Familiarity breeds contempt, as the saying goes, and with dengue being endemic in Malaysia, many seem to have grown complacent about the threat it poses. Others are misled by half-truths and misconceptions that may lead to more harm than good as they create a false sense of security that leaves people vulnerable to the actual dangers of dengue.
To set the record straight, Associate Professor Dr Verna Lee Kar Mun, Family Medicine Specialist at the International Medical University (IMU), addresses 5 common misconceptions to clear the air.
Myth No. 1: You can only get dengue once in your lifetime
Fact: There are four dengue serotypes and this means a person can get infected up to four times, once with each serotype. Total immunity is only possible if a person has been infected with each of the four serotypes.
However, before you start thinking it’s a good idea to get infected four times, bear in mind that subsequent infections are likely to be more serious than the first, and each infection only increases your chances of getting severe dengue. As severe dengue is a serious illness that requires hospitalisation and may lead to devastating consequences such as organ failure, repeated dengue infections are definitely the wrong way to go as far as immunity is concerned.
Myth No.2: As long as I don’t feel sick, there is no danger
Fact: There are three different stages of dengue fever. It begins with the Febrile Phase, characterised by 1-2 days of high fever that begins suddenly. During this time, patients are likely to have body aches, headache with pain behind the eyes, flushed faces and sometimes blotchy skin or rashes.
Next, is the Critical Phase. Ironically, this is when the fever subsides, and many people may feel that they are getting better. However, these 1-2 days are when a patient can possibly go into shock if the capillaries are leaking plasma, leading to a sudden drop in blood pressure. It is this phase which will determine if patients get better and proceed to the Recovery Phase (when the patients are able to reabsorb fluids and the pulse stabilises) or get worse and suffer severe dengue.
“Many viral illnesses such as dengue are self-limiting, which means they will naturally subside. In most cases, patients only need self-care at home, and the most important thing to remember is to take plenty of fluids to prevent the dehydration that comes with plasma leakage. Anyone who gets dengue fever should aim to drink at least 3 litres of water daily for the first 3 days,” says Dr Verna.
Myth No. 3: Dengue is just a common mild illness
Fact  : While most people who get infected with dengue are able to recover at home, this does not mean that dengue is nothing to worry about.
“An estimated 1% of patients will experience severe dengue, also known as haemorrhagic dengue, which will require hospitalisation. Bleeding can begin in the Febrile Phase, usually in the skin or gums and if it is not managed well, the patient’s condition can worsen during the Critical Phase, which is when most people are admitted,” says Dr Verna. “Those with a healthy immune system usually recover in 2 days, but if there is inflammation affecting the organs such as the heart, liver or brain, it can take up to a week or longer if there are complications.”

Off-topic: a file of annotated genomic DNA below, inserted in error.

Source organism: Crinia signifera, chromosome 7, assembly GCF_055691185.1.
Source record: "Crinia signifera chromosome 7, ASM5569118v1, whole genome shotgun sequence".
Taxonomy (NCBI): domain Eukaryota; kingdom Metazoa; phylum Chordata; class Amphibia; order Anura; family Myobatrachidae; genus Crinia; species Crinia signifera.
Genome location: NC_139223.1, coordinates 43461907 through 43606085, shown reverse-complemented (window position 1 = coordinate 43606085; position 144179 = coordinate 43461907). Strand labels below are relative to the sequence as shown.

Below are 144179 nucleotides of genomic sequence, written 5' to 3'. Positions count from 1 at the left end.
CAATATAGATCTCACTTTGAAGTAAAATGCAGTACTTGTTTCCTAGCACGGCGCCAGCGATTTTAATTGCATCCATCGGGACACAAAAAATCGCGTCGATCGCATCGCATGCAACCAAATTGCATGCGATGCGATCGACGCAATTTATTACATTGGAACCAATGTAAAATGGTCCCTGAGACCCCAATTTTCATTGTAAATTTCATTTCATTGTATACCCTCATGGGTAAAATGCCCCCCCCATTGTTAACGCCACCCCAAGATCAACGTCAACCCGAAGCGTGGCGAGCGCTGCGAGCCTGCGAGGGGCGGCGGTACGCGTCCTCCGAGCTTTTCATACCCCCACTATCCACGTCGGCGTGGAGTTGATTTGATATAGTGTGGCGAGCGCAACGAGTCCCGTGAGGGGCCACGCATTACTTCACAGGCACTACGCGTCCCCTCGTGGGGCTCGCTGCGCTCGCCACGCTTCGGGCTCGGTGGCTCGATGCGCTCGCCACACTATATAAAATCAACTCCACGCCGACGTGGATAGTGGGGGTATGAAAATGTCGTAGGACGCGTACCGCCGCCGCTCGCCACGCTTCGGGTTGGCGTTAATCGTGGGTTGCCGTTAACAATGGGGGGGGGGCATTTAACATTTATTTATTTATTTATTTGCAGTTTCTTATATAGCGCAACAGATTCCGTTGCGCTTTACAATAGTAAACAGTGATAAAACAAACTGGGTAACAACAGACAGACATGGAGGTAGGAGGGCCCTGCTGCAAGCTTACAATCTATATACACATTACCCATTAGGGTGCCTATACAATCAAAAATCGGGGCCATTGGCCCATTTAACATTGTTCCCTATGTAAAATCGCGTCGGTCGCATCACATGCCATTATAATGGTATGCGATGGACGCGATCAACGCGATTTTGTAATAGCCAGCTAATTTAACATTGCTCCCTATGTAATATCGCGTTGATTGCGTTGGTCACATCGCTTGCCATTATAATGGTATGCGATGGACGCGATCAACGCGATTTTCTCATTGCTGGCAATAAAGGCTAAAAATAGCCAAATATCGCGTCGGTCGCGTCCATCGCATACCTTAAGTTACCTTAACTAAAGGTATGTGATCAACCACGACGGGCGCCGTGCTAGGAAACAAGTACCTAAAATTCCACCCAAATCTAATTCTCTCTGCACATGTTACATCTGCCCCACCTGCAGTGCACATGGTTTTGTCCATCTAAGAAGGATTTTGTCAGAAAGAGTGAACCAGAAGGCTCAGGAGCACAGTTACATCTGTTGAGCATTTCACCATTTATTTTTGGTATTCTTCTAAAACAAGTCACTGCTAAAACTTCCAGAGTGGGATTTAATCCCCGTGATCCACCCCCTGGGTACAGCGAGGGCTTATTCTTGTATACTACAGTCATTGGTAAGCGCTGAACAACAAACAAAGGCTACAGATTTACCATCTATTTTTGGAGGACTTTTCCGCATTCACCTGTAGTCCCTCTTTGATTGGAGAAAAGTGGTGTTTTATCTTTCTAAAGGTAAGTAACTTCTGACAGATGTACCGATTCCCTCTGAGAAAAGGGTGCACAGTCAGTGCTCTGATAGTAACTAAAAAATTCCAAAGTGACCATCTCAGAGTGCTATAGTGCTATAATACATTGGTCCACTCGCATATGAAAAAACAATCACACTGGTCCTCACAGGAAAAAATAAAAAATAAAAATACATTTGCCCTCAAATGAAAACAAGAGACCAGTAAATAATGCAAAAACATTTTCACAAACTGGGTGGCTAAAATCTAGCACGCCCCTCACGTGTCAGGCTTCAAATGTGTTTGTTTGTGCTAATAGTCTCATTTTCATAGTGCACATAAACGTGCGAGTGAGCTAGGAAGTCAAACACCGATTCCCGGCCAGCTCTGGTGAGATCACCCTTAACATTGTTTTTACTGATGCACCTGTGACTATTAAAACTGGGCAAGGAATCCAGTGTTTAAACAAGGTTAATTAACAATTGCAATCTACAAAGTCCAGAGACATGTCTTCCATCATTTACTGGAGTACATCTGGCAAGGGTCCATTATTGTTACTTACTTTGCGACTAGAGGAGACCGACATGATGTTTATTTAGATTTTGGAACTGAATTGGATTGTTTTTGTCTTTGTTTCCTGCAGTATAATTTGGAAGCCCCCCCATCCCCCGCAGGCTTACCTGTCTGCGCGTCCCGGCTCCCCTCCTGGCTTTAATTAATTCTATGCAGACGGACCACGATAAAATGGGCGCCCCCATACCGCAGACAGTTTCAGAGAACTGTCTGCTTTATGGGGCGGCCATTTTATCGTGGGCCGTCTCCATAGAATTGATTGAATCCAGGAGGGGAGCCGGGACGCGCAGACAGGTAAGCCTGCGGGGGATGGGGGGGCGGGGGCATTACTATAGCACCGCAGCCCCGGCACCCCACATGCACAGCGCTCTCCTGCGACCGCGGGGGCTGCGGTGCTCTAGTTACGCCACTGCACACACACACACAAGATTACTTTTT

For people who already have low blood pressure, the symptoms may begin earlier, and women who are menstruating may experience heavier bleeding, she adds.
Other signs of severe dengue include severe pain in the abdomen, persistent vomiting, rapid breathing, and blood in the vomit or stool.
Myth No. 4: I can only test for dengue after 3 days
Fact: “It is true that the initial symptoms are vague, as a fever can be a sign of many different illnesses. But with dengue, the high fever usually comes suddenly, whereas with COVID-19, for example, the onset of fever is slower. The S1 dengue rapid antigen test can detect dengue from the first day, so don’t delay seeking medical advice if you suddenly develop a high fever,” explains Dr Verna.
Remember, the Febrile Phase only lasts 1-2 days, thereafter the Critical Phase is when patients can suddenly take a turn for the worse.
Myth No. 5: I don’t need to do anything about dengue prevention; there is already fogging going on in my area
Fact : Efforts such as fogging helps to kill adult mosquitoes, and getting rid of stagnant water in public drains and other places helps to prevent breeding sites; however, these involve a lot of cost and manpower, and are only partially effective. In 2009/2010, the estimated cost was RM777 million and it is undoubtedly higher today, and there is even evidence that mosquitoes have grown resistant to the common insecticides used in fogging.
“Authorities are already testing new methods, such as the use of genetically modified mosquitoes in hotspots and now, there is news of a vaccine being reviewed – it will be good to have more ways to protect against dengue,” says Dr Verna.
However, this is not a good excuse to let down our guard, she says. “On a personal level, all of us can do something at home to help prevent mosquito bites and breeding sites. Remember, you can quarantine a person, but you can’t quarantine a mosquito; they are everywhere. We need to make a bigger effort to protect ourselves and our loved ones by making sure our home environment is clear of any breeding sites, covering up exposed skin and using mosquito repellents, especially during sunrise and sundown.”
Lastly, Dr Verna also cautions against wishful thinking and the idea that dengue can be cured.
“There is presently no cure for dengue, nor any specific treatment that can help, not even antivirals. There is no harm in drinking fruit juices and other fluids as these can help prevent dehydration, however they are not cures,” she says. “As dengue is a self-limiting illness and most people recover without the need for hospitalisation, we just need to remember that our body can do the work, and we just need to help it do so.”